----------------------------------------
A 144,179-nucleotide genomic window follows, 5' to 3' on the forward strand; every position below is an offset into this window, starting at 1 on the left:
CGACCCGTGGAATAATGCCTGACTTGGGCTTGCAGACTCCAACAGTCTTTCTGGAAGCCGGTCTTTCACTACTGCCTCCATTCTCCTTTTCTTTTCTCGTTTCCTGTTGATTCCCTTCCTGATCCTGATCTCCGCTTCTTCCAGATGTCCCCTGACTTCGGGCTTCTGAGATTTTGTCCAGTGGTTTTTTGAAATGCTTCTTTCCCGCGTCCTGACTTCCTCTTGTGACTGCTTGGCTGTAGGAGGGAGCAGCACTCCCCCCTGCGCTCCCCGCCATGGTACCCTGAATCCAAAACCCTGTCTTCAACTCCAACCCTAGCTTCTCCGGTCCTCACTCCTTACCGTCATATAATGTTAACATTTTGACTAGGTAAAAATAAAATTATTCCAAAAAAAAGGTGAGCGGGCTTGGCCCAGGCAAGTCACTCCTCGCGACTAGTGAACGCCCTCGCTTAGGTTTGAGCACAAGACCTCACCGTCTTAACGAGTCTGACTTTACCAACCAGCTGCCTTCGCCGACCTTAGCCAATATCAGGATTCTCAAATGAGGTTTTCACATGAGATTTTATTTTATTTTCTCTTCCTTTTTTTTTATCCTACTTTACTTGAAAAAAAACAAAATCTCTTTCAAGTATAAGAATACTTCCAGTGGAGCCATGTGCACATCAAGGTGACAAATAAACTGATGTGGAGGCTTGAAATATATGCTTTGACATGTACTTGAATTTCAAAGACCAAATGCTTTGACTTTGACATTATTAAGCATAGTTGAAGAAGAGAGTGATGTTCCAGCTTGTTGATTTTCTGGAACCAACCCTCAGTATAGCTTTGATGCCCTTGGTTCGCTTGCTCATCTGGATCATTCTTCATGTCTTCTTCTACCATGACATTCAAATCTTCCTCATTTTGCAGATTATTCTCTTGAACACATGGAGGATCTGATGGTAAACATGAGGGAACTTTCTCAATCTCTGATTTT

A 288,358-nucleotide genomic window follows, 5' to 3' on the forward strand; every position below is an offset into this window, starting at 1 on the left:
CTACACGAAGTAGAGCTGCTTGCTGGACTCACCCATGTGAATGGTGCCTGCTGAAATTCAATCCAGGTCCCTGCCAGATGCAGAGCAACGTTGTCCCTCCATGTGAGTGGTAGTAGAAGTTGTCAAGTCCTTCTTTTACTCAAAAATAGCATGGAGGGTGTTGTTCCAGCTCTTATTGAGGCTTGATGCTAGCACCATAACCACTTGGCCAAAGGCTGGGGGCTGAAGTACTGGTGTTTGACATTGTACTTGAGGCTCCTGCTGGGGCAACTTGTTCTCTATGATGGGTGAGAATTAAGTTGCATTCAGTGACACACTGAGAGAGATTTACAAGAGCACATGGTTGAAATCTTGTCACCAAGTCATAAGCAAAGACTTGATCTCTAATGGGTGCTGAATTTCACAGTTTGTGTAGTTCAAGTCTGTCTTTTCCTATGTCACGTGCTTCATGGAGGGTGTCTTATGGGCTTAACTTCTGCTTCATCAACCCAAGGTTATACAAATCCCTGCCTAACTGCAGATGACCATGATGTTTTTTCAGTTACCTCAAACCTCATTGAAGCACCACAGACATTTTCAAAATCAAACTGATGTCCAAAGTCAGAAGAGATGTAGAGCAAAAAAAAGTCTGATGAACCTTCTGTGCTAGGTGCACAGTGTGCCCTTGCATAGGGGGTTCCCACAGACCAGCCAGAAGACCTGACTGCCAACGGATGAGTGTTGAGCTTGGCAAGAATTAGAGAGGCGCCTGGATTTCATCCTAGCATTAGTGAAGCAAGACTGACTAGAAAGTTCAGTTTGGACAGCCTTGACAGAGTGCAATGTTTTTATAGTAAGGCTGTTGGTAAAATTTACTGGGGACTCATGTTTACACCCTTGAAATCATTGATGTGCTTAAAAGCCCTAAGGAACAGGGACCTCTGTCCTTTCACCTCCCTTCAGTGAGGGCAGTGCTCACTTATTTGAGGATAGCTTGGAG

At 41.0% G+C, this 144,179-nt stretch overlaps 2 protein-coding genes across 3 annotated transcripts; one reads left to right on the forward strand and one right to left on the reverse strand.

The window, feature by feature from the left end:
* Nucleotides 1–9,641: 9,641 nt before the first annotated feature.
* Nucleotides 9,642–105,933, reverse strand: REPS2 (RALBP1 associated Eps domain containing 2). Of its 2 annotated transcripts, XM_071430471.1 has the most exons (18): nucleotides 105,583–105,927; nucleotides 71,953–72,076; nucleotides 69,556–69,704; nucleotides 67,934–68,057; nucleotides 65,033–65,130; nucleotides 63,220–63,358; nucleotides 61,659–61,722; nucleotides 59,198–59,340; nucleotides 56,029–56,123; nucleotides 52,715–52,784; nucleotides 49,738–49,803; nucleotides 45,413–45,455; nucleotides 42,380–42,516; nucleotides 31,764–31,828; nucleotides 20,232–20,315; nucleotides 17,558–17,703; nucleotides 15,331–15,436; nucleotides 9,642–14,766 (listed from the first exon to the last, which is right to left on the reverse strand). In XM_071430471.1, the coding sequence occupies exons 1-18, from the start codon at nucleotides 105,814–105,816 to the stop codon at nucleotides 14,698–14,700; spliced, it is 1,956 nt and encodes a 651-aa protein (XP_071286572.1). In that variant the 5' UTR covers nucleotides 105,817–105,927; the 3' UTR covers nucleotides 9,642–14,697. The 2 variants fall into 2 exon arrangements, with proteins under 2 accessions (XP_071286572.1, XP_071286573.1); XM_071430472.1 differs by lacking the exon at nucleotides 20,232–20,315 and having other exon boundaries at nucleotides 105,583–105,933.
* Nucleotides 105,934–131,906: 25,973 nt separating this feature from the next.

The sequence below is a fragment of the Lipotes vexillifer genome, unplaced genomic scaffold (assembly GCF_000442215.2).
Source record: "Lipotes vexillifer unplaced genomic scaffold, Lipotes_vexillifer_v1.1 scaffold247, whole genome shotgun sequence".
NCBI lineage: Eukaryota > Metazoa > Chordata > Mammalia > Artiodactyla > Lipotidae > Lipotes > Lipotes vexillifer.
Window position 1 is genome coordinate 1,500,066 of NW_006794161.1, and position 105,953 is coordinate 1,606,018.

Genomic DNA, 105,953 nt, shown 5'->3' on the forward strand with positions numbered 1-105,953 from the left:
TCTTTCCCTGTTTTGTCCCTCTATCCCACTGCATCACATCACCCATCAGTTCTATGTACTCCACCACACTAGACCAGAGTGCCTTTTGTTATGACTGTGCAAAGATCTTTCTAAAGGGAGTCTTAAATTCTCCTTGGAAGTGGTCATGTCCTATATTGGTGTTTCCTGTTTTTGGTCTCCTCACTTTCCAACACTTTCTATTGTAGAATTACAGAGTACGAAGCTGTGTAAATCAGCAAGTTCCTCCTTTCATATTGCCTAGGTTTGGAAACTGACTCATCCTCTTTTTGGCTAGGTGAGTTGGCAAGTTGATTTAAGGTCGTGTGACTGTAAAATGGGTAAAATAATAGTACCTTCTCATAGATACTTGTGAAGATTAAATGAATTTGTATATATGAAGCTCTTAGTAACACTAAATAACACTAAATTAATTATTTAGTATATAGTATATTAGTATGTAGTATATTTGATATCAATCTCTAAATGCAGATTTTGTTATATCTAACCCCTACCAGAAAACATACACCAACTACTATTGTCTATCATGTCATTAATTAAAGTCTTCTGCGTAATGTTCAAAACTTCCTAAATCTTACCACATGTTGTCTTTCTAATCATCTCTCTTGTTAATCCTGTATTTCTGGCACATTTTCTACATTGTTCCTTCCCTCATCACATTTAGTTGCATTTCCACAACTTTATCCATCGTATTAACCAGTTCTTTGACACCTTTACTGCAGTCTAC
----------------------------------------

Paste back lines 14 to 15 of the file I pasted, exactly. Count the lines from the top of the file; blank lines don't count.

Genomic DNA, 105,953 nt, shown 5'->3' on the forward strand with positions numbered 1-105,953 from the left:
TCTTTCCCTGTTTTGTCCCTCTATCCCACTGCATCACATCACCCATCAGTTCTATGTACTCCACCACACTAGACCAGAGTGCCTTTTGTTATGACTGTGCAAAGATCTTTCTAAAGGGAGTCTTAAATTCTCCTTGGAAGTGGTCATGTCCTATATTGGTGTTTCCTGTTTTTGGTCTCCTCACTTTCCAACACTTTCTATTGTAGAATTACAGAGTACGAAGCTGTGTAAATCAGCAAGTTCCTCCTTTCATATTGCCTAGGTTTGGAAACTGACTCATCCTCTTTTTGGCTAGGTGAGTTGGCAAGTTGATTTAAGGTCGTGTGACTGTAAAATGGGTAAAATAATAGTACCTTCTCATAGATACTTGTGAAGATTAAATGAATTTGTATATATGAAGCTCTTAGTAACACTAAATAACACTAAATTAATTATTTAGTATATAGTATATTAGTATGTAGTATATTTGATATCAATCTCTAAATGCAGATTTTGTTATATCTAACCCCTACCAGAAAACATACACCAACTACTATTGTCTATCATGTCATTAATTAAAGTCTTCTGCGTAATGTTCAAAACTTCCTAAATCTTACCACATGTTGTCTTTCTAATCATCTCTCTTGTTAATCCTGTATTTCTGGCACATTTTCTACATTGTTCCTTCCCTCATCACATTTAGTTGCATTTCCACAACTTTATCCATCGTATTAACCAGTTCTTTGACACCTTTACTGCAGTCTAC